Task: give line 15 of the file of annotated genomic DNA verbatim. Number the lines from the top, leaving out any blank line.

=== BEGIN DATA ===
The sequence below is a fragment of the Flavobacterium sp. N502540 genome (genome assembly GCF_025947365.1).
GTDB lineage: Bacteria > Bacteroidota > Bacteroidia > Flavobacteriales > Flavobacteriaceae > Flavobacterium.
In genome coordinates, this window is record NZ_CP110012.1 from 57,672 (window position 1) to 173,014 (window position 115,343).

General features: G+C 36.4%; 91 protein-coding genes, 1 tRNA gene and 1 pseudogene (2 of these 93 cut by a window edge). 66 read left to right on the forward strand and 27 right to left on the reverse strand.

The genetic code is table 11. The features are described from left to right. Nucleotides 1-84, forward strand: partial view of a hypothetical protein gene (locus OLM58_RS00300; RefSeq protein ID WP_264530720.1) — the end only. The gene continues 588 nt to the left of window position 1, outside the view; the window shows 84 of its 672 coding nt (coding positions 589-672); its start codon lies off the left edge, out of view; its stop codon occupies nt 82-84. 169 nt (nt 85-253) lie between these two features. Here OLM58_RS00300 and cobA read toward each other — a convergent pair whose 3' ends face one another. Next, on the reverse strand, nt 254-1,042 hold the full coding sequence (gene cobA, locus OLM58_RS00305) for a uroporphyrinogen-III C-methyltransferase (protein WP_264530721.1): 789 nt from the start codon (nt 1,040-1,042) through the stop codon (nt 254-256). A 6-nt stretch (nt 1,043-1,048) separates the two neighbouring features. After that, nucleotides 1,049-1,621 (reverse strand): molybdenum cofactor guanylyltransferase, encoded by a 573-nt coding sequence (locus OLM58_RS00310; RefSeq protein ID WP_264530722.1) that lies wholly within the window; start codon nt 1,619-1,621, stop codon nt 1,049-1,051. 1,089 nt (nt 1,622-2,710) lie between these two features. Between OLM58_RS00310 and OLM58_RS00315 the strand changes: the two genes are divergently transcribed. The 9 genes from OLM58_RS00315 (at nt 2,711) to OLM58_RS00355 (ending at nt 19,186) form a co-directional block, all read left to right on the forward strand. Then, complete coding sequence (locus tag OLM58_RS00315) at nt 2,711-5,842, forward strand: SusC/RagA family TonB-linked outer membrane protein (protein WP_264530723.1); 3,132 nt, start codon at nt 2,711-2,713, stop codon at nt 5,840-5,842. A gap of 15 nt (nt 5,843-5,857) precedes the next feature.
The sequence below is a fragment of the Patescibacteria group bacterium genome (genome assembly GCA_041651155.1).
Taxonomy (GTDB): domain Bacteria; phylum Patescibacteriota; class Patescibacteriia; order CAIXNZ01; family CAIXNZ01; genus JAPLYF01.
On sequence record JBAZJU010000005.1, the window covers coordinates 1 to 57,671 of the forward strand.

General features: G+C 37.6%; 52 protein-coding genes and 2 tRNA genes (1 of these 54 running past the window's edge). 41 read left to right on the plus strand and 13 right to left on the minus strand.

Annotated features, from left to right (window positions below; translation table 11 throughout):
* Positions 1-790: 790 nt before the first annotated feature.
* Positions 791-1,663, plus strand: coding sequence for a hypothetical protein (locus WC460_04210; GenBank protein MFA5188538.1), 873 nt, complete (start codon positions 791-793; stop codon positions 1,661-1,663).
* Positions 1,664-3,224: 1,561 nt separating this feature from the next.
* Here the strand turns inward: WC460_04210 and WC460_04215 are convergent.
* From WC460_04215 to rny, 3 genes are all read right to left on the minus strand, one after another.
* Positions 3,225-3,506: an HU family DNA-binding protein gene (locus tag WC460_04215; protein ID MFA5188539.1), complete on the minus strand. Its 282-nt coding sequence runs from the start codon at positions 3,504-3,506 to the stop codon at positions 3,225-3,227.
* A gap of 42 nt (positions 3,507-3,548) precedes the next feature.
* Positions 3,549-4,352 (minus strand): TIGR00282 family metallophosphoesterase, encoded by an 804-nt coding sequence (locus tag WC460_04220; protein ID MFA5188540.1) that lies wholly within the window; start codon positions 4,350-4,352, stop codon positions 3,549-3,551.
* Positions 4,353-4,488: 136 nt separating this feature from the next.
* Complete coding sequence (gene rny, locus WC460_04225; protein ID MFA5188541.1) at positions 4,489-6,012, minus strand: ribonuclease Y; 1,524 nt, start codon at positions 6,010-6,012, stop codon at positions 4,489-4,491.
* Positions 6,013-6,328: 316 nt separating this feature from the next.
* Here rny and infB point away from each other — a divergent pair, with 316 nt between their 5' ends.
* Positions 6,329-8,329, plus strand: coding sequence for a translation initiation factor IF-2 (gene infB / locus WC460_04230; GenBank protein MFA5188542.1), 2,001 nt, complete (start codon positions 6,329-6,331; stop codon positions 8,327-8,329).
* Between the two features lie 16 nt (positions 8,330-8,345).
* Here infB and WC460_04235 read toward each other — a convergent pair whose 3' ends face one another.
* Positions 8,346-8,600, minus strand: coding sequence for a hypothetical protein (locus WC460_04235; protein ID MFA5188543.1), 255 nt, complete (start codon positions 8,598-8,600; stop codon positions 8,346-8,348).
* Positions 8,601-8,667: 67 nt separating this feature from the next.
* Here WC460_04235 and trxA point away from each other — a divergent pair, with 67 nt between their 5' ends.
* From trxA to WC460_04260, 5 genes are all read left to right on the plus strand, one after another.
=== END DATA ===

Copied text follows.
* From WC460_04215 to rny, 3 genes are all read right to left on the minus strand, one after another.